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China sows disinformation on Hong Kong using porn accounts on Twitter

Echo Huang
The Twitter application is seen on a phone screen August 3, 2017.

China can’t control Twitter the way it does with domestic social networks in its attempt to build an alternative universe of facts about the months-long Hong Kong protests. Seeking to find a way to wrest control of the narrative, Beijing has stepped up its efforts to sow discord and disinformation through some interesting methods on Twitter.

A report from Canberra-based think tank Australian Strategic Policy Institute (ASPI) published today (Sept. 3) said that some Twitter accounts at the center of Beijing’s recent online campaign had been tweeting a range a content including pornography, soccer, and K-pop prior to disseminating content about Hong Kong. At least two of the four accounts with the most retweets were related to pornography.

Those accounts were among the 936 China-linked accounts that Twitter suspended last month because they were attempting to “sow political discord in Hong Kong.” Twitter made the data about those accounts public.

“Such accounts are readily and cheaply available for purchase from resellers, often for a few dollars or less,” said ASPI in the report. The accounts tweeted information about Hong Kong without aiming their message at any audience in particular as a sort of “marketing spam network.”

Whoever purchased those accounts was likely hoping that their large follower count could make the content coming from those accounts look more legitimate, said Elise Thomas, a co-author of the report. “When you scroll through Twitter and you click on them and see it was made last week, it looks suspicious, but if it’s five years old and has 3,000 followers or 30,000 followers then it looks much more legitimate. That’s why people buy accounts like that.”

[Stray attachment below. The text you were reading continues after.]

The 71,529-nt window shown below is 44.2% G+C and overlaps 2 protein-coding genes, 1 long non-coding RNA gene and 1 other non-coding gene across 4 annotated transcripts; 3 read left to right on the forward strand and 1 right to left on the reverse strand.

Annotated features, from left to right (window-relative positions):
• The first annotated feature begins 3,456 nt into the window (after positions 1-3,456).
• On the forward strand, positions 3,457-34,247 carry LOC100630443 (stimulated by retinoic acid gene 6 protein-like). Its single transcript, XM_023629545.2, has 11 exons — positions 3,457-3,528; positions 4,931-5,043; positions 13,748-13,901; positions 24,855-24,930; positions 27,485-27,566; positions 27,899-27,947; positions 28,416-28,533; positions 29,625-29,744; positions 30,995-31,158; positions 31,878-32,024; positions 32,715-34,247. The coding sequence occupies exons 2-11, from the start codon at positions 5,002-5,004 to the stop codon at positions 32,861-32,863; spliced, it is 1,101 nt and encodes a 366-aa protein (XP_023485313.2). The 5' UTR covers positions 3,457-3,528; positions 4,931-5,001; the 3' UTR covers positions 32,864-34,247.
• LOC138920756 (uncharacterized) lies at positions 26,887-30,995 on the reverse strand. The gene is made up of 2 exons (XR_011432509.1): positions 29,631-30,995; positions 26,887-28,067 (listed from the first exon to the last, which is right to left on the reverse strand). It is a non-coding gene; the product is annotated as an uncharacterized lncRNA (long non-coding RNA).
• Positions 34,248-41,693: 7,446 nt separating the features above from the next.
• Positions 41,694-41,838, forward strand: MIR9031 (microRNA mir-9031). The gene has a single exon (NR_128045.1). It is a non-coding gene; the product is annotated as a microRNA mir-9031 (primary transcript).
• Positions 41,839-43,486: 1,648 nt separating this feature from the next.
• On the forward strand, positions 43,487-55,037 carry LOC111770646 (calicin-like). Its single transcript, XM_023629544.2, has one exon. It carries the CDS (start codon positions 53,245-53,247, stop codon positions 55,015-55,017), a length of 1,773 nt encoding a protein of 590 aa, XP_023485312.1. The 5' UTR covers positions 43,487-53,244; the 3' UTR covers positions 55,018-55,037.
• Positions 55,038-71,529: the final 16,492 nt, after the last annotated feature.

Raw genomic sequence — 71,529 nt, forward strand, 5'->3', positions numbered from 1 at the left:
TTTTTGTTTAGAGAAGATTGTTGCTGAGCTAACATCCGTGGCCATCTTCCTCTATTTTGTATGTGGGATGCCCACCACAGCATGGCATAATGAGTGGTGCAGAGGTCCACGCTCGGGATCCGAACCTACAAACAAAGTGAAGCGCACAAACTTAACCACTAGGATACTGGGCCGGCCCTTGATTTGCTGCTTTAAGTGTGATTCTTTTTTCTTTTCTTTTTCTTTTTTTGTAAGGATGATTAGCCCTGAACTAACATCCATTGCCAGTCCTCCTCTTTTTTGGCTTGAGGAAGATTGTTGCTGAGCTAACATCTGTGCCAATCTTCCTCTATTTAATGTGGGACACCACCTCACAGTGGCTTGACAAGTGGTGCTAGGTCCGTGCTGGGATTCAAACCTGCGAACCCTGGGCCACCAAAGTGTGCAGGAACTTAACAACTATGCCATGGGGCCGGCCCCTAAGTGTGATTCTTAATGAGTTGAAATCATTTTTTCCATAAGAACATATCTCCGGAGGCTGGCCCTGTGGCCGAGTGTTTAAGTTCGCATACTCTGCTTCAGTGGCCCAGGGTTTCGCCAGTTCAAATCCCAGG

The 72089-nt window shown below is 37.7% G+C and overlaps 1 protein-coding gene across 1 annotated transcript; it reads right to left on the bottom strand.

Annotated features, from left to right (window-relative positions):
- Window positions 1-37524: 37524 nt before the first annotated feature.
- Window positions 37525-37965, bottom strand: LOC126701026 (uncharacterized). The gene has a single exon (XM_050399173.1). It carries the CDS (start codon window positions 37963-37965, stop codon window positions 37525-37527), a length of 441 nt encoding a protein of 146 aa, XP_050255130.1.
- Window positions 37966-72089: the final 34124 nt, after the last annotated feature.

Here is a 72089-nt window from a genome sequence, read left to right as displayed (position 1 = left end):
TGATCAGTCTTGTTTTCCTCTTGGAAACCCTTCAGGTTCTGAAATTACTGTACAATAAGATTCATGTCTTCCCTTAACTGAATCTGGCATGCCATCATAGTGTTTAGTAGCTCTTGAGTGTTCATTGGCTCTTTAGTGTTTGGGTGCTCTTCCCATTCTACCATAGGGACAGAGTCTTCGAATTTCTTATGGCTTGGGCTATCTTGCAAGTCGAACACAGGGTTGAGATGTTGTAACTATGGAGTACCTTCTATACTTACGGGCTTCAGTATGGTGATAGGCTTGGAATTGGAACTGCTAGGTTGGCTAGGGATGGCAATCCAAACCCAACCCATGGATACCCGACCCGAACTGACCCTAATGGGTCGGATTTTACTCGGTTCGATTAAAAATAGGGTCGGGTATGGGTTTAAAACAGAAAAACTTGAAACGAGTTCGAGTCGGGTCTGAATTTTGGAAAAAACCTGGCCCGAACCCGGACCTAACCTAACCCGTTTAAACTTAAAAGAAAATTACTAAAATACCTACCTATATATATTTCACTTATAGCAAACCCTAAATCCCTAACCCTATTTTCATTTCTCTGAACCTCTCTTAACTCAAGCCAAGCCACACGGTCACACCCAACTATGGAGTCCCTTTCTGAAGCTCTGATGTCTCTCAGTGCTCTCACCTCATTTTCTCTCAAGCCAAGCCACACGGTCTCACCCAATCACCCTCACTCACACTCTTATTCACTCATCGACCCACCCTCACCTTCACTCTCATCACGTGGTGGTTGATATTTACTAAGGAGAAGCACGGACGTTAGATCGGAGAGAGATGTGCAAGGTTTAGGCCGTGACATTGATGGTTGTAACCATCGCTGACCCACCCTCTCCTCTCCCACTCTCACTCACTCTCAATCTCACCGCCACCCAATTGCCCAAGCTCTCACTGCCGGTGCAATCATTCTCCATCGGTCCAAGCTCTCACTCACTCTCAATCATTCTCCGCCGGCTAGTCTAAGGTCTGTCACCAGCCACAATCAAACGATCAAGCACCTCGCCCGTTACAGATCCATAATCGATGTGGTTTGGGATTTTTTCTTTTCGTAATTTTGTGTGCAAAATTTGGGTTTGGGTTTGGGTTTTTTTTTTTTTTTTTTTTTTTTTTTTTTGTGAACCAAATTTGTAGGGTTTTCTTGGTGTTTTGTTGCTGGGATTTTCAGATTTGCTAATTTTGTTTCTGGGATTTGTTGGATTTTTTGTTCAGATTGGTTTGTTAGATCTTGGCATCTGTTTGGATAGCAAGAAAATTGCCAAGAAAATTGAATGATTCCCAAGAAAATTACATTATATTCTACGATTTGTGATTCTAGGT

Still, the campaign appears primitive and lacks subtlety. “You scratch the surface and you see something is not right. For example, if someone who clicks on one of those former porn bots tweeting about Hong Kong protests just scrolls down a bit, they would have seen a huge number of tweets about porn, which would have made them a little bit more suspicious,” Thomas explained.

Some of the accounts have in fact been in use as part of a pro-China campaign since before the Hong Kong protests broke out this year. Some have been used to target China’s most-wanted businessman, Guo Wengui, who lives in exile in the US, since 2017. Others target Gui Minhai, a Hong Kong bookseller who vanished from Thailand and was later detained in China. The accounts tweeted in different languages including English, Spanish, Indonesian, Portuguese, and Chinese. But “the predominant use of Chinese language suggests that the target audiences were Hong Kongers and the overseas diaspora,” said the report.

It’s unclear how effective those campaigns are when Chinese people living overseas mostly get their news from various Chinese news outlets and chat app WeChat. However, recognizing that many people who are tweeting about Hong Kong—including the protesters themselves—are taking their message to Twitter to garner international attention, “the Chinese government or whoever is behind this campaign” also has to get on the platform as a result of the “shifting battleground for information over the narrative of the Hong Kong protest,” said Thomas.

It’s likely China will continue amplifying its propaganda campaign using foreign social networks for other issues beyond Hong Kong, said Thomas. At least three state-affiliated organizations have in recent months spent a total of more than $1 million to grow overseas social media accounts since June, when the Hong Kong protests began in opposition to a bill that would allow the city to extradite criminal suspects to the mainland. What made the Twitter campaign particularly conspicuous, however, was the lack of sophistication, said Thomas.

“It’s the one that got caught. Maybe there are much better campaigns out there,” she said. “Or it could be (that it’s the) first time they are dipping their toes into operating a western social media platform. That’s why it’s so clumsy.


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